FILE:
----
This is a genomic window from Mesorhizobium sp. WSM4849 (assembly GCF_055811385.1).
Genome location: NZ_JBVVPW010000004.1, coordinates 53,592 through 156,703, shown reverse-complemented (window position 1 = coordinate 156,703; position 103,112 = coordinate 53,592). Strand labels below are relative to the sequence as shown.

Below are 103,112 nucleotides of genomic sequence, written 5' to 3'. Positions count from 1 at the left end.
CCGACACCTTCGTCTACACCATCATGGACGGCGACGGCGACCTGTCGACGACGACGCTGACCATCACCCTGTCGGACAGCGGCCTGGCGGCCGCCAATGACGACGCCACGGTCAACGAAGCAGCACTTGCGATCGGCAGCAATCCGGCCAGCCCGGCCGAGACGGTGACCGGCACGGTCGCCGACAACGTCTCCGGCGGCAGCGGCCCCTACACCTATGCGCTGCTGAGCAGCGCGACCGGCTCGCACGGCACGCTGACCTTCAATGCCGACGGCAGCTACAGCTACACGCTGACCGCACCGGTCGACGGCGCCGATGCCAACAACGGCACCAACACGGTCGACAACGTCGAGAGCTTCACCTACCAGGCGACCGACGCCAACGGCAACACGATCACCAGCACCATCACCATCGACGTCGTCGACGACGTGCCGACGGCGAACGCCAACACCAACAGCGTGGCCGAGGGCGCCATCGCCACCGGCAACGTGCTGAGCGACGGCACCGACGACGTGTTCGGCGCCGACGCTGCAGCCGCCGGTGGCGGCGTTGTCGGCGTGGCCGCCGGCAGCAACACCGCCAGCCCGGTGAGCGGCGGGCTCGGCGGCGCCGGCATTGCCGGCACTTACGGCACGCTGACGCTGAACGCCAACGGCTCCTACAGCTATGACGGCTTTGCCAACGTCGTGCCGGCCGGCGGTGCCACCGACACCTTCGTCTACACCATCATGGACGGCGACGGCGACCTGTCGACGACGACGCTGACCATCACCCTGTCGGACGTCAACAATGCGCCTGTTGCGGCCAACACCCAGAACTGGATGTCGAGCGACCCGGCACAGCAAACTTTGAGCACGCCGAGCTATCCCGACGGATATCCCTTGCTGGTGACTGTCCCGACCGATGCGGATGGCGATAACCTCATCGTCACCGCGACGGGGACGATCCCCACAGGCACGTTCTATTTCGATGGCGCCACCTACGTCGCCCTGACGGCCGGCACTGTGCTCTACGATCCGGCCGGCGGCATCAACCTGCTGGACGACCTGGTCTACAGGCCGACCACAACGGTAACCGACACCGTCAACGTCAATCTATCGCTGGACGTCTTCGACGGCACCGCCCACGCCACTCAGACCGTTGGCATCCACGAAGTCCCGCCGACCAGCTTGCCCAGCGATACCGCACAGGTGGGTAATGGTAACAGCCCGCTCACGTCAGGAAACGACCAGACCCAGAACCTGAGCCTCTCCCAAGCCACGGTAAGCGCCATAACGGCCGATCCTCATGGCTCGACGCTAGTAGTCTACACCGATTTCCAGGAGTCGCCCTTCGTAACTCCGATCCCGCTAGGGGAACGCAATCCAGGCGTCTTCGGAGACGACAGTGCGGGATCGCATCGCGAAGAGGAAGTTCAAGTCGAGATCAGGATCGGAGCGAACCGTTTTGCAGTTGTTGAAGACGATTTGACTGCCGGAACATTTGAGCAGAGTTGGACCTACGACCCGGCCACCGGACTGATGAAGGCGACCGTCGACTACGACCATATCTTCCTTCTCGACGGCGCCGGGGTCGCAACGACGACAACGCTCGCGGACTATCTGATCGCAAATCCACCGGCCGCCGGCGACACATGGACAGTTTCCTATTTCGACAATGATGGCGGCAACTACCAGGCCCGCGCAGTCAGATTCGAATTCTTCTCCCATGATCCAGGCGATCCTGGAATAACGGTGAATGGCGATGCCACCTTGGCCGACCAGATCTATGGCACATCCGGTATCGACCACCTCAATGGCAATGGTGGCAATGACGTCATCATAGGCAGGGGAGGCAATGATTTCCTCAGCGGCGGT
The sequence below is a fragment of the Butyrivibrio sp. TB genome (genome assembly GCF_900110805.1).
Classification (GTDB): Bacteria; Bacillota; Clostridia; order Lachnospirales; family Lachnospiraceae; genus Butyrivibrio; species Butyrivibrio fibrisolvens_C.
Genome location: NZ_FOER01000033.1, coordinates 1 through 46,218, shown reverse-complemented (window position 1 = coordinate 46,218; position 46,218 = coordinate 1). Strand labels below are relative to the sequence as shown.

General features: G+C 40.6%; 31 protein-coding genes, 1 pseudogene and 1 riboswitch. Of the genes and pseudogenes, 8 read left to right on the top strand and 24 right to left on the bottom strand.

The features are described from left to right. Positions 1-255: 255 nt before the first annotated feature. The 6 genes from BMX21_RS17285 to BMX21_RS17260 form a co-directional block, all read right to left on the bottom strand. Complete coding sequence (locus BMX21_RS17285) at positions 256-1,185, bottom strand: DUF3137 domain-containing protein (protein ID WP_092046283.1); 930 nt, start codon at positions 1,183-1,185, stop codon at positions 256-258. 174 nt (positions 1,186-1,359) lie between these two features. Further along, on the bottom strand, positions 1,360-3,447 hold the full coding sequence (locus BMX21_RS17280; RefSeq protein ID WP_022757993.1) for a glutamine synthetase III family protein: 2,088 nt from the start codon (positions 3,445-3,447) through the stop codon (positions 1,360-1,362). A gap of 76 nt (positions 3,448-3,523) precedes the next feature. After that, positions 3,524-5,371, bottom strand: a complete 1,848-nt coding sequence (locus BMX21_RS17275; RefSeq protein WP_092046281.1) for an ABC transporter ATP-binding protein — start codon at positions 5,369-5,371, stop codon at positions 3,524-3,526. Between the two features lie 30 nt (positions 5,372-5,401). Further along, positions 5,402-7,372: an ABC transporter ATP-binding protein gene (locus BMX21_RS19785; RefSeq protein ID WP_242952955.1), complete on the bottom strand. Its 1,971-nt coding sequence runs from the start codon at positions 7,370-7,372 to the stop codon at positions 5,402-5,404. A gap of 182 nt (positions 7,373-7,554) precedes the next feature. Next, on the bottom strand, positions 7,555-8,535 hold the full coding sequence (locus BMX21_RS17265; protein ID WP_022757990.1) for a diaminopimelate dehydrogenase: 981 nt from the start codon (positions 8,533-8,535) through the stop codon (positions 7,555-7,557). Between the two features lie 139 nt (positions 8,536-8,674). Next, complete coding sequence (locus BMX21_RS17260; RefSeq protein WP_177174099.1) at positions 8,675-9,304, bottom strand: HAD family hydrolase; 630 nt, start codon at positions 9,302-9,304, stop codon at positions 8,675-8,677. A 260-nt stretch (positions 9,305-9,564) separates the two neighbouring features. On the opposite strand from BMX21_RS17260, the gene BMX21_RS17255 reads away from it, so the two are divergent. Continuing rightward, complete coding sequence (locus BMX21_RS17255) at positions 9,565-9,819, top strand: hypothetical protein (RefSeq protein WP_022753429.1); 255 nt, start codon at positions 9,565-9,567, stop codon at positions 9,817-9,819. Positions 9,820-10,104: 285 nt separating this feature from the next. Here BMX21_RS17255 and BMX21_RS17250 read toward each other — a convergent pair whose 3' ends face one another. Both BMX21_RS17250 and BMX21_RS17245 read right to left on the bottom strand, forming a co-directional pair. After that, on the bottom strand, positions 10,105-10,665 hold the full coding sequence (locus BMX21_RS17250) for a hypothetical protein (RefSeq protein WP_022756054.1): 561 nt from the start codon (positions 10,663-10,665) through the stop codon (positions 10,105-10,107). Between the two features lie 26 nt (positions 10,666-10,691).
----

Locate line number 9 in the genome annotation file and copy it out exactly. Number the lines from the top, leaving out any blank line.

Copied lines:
The features are described from left to right. Positions 1-255: 255 nt before the first annotated feature. The 6 genes from BMX21_RS17285 to BMX21_RS17260 form a co-directional block, all read right to left on the bottom strand. Complete coding sequence (locus BMX21_RS17285) at positions 256-1,185, bottom strand: DUF3137 domain-containing protein (protein ID WP_092046283.1); 930 nt, start codon at positions 1,183-1,185, stop codon at positions 256-258. 174 nt (positions 1,186-1,359) lie between these two features. Further along, on the bottom strand, positions 1,360-3,447 hold the full coding sequence (locus BMX21_RS17280; RefSeq protein ID WP_022757993.1) for a glutamine synthetase III family protein: 2,088 nt from the start codon (positions 3,445-3,447) through the stop codon (positions 1,360-1,362). A gap of 76 nt (positions 3,448-3,523) precedes the next feature. After that, positions 3,524-5,371, bottom strand: a complete 1,848-nt coding sequence (locus BMX21_RS17275; RefSeq protein WP_092046281.1) for an ABC transporter ATP-binding protein — start codon at positions 5,369-5,371, stop codon at positions 3,524-3,526. Between the two features lie 30 nt (positions 5,372-5,401). Further along, positions 5,402-7,372: an ABC transporter ATP-binding protein gene (locus BMX21_RS19785; RefSeq protein ID WP_242952955.1), complete on the bottom strand. Its 1,971-nt coding sequence runs from the start codon at positions 7,370-7,372 to the stop codon at positions 5,402-5,404. A gap of 182 nt (positions 7,373-7,554) precedes the next feature. Next, on the bottom strand, positions 7,555-8,535 hold the full coding sequence (locus BMX21_RS17265; protein ID WP_022757990.1) for a diaminopimelate dehydrogenase: 981 nt from the start codon (positions 8,533-8,535) through the stop codon (positions 7,555-7,557). Between the two features lie 139 nt (positions 8,536-8,674). Next, complete coding sequence (locus BMX21_RS17260; RefSeq protein WP_177174099.1) at positions 8,675-9,304, bottom strand: HAD family hydrolase; 630 nt, start codon at positions 9,302-9,304, stop codon at positions 8,675-8,677. A 260-nt stretch (positions 9,305-9,564) separates the two neighbouring features. On the opposite strand from BMX21_RS17260, the gene BMX21_RS17255 reads away from it, so the two are divergent. Continuing rightward, complete coding sequence (locus BMX21_RS17255) at positions 9,565-9,819, top strand: hypothetical protein (RefSeq protein WP_022753429.1); 255 nt, start codon at positions 9,565-9,567, stop codon at positions 9,817-9,819. Positions 9,820-10,104: 285 nt separating this feature from the next. Here BMX21_RS17255 and BMX21_RS17250 read toward each other — a convergent pair whose 3' ends face one another. Both BMX21_RS17250 and BMX21_RS17245 read right to left on the bottom strand, forming a co-directional pair. After that, on the bottom strand, positions 10,105-10,665 hold the full coding sequence (locus BMX21_RS17250) for a hypothetical protein (RefSeq protein WP_022756054.1): 561 nt from the start codon (positions 10,663-10,665) through the stop codon (positions 10,105-10,107). Between the two features lie 26 nt (positions 10,666-10,691).